I know I said that yesterday was the last update from Guilford Lake. However, Tuesday’s lunch at the Spread Eagle Tavern and Inn deserves some commentary.
Hanover was a thriving port on the Sandy & Beaver Canal and an important link in the region's underground railroad.
Early Hanover played a particularly key role in the life of the Sandy & Beaver Canal which extended 73½ miles from the Ohio River at Smith's Ferry to the Ohio & Erie Canal at Bolivar. Situated midway between these two points just west of the big canal tunnel, Hanover was to become a flourishing center of commerce, boasting a peak population in the late 1830's of 2,000 inhabitants.
Hanover was also known as a safe-haven for runaway slaves. Evident still today are remnants of the underground passage that connected George Sloan's "Brick Row" with his brother-in-law Dr. James Robertson's home just across the street. Runaway slaves were often whisked then, to a secret upstairs hideaway in the Robertson home that was accessible only by the way of a second-story window. At nightfall it is told, the slave fugitives would board a canal boat and flee to their next safe-haven and on to freedom in Canada.
The coming of the Cleveland & Pittsburgh Railroad in the early 1850's signaled the end of the Sandy & Beaver Canal and ultimately the demise of the once bustling village of Hanover. Today virtually all that remains of this grand and illustrious past is historic Plymouth Street, with its many fine century homes and its once venerable Spread Eagle Tavern, with a cluster of ten national historic trust buildings adjacent to the Historic Spread Eagle Tavern.
The building was built in 1837 and today the inn encompasses the barn and main building as a fine award-winning restaurant with the upper floors housing the bedrooms of the inn. Prices for rooms average $200 per night.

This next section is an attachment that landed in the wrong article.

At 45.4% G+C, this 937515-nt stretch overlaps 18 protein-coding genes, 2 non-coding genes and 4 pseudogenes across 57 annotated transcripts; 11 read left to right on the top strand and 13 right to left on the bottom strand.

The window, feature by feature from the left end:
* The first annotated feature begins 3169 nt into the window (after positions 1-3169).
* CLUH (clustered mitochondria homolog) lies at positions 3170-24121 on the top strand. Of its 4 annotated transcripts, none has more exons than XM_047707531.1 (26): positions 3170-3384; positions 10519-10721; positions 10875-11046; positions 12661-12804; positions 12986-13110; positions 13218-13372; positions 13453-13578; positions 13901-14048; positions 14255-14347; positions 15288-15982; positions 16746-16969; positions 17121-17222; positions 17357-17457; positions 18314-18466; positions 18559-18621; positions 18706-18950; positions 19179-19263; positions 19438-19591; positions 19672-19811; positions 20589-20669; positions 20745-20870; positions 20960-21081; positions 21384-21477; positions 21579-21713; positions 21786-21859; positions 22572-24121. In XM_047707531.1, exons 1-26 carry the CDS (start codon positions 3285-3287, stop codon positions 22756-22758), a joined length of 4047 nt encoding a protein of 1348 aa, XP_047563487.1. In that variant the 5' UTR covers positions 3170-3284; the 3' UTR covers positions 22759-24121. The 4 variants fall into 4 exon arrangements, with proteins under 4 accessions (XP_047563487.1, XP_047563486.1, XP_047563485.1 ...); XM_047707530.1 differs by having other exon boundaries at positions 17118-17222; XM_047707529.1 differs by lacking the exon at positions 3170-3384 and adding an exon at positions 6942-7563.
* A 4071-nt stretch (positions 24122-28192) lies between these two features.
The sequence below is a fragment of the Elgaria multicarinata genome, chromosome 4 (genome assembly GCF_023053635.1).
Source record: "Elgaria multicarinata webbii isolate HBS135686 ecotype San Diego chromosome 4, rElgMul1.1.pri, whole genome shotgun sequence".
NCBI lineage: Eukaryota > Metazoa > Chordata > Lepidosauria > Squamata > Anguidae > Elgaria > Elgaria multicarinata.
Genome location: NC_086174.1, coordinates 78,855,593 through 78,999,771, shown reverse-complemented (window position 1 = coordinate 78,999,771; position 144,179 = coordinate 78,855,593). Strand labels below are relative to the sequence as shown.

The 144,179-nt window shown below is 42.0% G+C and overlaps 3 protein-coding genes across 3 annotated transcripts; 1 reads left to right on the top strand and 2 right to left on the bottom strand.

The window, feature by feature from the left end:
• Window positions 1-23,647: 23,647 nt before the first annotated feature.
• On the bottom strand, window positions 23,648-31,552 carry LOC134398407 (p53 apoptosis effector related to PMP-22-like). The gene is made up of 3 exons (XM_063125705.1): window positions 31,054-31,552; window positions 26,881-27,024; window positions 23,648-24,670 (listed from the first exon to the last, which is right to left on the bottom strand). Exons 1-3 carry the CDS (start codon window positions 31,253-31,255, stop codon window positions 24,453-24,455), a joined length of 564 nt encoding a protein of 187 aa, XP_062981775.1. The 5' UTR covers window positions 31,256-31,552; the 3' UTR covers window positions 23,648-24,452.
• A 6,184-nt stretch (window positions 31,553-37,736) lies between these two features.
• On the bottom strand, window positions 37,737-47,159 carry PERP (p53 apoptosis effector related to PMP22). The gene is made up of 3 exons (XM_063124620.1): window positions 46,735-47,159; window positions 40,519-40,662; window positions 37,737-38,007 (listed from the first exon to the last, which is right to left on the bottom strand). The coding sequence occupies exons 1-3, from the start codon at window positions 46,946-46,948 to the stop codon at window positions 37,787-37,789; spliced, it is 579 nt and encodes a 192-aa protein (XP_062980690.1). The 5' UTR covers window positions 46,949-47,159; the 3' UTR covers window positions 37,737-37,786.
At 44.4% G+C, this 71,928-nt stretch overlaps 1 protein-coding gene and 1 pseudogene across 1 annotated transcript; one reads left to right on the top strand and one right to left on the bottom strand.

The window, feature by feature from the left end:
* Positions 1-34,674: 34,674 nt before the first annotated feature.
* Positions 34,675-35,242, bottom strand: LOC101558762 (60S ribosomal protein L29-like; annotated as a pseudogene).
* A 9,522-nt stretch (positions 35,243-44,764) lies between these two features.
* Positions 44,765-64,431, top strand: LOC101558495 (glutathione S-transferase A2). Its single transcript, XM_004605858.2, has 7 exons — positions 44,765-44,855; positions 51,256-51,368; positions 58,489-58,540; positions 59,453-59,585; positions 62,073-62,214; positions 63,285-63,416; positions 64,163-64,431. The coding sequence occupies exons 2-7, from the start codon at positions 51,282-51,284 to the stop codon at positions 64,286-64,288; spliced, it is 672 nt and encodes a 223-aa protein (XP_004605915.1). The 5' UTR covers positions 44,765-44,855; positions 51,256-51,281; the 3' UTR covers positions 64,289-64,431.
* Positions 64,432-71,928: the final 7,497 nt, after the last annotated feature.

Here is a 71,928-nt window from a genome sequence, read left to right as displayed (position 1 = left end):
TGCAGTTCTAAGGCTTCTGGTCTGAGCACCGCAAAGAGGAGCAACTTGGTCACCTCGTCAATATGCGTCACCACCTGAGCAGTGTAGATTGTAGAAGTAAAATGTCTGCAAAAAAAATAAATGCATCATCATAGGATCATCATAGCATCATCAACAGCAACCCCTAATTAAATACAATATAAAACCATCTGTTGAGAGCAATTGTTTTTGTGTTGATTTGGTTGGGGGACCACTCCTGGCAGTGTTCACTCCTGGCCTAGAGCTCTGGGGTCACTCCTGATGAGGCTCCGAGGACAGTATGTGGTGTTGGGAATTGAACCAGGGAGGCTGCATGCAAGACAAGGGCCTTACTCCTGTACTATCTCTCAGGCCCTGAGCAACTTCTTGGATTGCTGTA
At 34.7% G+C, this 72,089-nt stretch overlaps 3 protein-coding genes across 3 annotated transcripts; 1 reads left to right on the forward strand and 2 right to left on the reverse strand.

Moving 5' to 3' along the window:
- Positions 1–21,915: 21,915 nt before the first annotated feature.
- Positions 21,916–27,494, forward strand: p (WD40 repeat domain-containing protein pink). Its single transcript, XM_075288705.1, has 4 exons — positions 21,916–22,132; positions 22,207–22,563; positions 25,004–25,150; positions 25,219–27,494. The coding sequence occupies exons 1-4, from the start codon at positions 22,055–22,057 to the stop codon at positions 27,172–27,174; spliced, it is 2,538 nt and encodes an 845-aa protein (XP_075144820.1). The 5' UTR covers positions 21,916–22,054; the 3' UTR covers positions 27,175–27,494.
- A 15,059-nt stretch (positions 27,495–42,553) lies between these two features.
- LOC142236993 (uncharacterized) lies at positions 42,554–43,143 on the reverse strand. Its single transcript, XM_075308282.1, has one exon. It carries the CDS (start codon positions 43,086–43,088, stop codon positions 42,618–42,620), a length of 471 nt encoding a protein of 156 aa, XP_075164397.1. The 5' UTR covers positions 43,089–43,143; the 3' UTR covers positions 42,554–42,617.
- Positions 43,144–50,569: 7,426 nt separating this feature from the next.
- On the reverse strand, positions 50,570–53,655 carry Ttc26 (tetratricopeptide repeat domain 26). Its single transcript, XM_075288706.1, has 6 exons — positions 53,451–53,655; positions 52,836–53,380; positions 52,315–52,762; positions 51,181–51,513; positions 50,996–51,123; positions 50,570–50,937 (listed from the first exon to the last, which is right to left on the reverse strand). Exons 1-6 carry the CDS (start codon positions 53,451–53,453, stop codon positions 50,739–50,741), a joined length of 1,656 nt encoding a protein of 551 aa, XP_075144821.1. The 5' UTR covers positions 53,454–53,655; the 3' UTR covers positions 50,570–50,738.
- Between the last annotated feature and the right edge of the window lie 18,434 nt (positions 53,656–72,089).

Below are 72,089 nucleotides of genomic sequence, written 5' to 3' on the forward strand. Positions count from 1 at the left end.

This is an outside photo of the barn area with the main building to the right. We were seated in the barn area of the inn.
Lunch was some of the best Yankee Pot Roast Rich and I have ever tasted, and Kathy enjoyed a delicious Maryland crab cake. Aside from the superb food, the building reeks with history.
The road that runs through this area, US 30, follows the old Sandy and Beaver Canal and is known as the Lincoln highway.
I mentioned that this building reeks with history. Look at this photo of the main meeting area in the old inn and the magnificent fireplace. It is said that Abe Lincoln gave a speech in front of this very fireplace.
Note the elephant on the table to the left of the fireplace. That should be a clue as to which party meets here. Throughout history it has been the meeting place for Republicans. Eisenhower, Reagan, Bush, Quayle, Taft, Gingrich, Buchanan, etc. have all met here with the locals to discuss politics and raise money.
In the basement there is a replica of the tunnel that connected this house with a house across the street.
The tunnel was used as part of the Underground Railroad to move slaves to freedom. Several of the houses along this street in this little town of Hanoverton, OH, were built in the 1830’s and were part of the Underground Railroad or supported freeing the slaves.
Once again, Rich was an exquisite guide teaching us the history of the area and local lore.
Thanks again, Rich, for being such a grand host and guide during our stay.